Or maybe you’re content to get your headlines on your Blackberry from Google or Yahoo or some other aggregator. What do you think they’re aggregating? Stories that originated with print reporters, whose work in the daily newspaper that nobody reads anymore similarly provides the daily agenda for the rip-and-read radio newscasts (for those radio stations that still even bother with news) and the evening TV news.
What we have here is a house of cards, with journalists doing the most substantive work generally employed by the journalistic institution whose future looks shakiest. I have no idea what the solution is (and I suspect no one else does either), but I know how much we’ll be losing once watchdog journalism, investigative probes, depth analyses, even the thoughtful cultural pieces that I’ve tried to provide no longer have newspapers to subsidize them. We’ll have fast-food news, all fluff all the time. We’ll have shoot-from-the-hip opinionating (like this column) rather than solid reporting. Rather than reading in depth, we’ll point and click, point and click.
The death of the major labels means even less to my students, who see music as a commodity transferred from computer download to iPod rather than a transaction at what we still quaintly call record stores. Just as news has shifted to the web, so has music, as artists and fans alike see how easy it is to circumvent the monolithic music industry, cutting out the middleman to establish a relationship that no longer requires inflated costs to subsidize promotional excess or to support an industry based on a few multiplatinum winners offsetting a plethora of stiffs.
Artists and audiences have somehow learned to find each other without the aid of that massive industrial infrastructure. The visionaries in this field were actually veteran artists such as Jerry Jeff Walker, John Prine and Steve Goodman, who discovered decades ago that sales figures which no longer interested the majors could provide a nice cottage industry for a private label, one that efficiently targeted a loyal fan base.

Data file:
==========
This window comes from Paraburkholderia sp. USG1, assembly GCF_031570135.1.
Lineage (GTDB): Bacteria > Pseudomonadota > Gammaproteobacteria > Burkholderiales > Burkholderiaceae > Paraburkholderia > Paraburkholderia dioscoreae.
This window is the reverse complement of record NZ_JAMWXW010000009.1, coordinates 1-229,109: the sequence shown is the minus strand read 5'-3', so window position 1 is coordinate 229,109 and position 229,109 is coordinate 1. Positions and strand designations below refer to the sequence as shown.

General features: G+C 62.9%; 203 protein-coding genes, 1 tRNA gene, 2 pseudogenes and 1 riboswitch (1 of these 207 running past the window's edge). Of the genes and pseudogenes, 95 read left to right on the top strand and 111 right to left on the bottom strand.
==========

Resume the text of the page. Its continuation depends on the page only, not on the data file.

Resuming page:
This is a crazy business, one where a band can sell a few hundred thousand copies on a major label and be considered a failure – in the perennial debt of indentured servitude – while an artist who sells 25,000 or 50,000 per release on a smaller or private label can sustain a successful career.
Where it was once the goal of even the indiest of indie artists to eventually sign with a major, you now see artists at all levels of success fleeing that sinking ship, discovering – as Radiohead and Nine Inch Nails did, as David Byrne and Brian Eno are – just how easy it is to forge an internet connection without industry involvement.
Thus labels are scrambling to generate profits from ringtones and soundtracks and downloads and whoever’s the runner-up on American Idol. Who needs their promotional muscle when Facebook is easier and more effective? Who needs their distribution machinery when buying albums in record stores seems as much of an anachronism as getting home delivery from the newspaper boy?
We’re still sorting our way through all the repercussions. For it was music labels, major and indie, that long provided the advertising which subsidized the magazine that No Depression used to be. Now this website hopes that writers and readers can find each other just as bands and fans have, while the semiannual “bookazine” into which the magazine has morphed no longer relies on advertising.
A few years ago, terms such as “blogs” and “podcasts” (and “bookazines”) didn’t even exist. A few years from now, media will assume forms we can’t even predict. I’m betting that music and music fans will be winners in this ongoing revolution. And I’m hoping against hope that journalists and the society they serve aren’t the losers.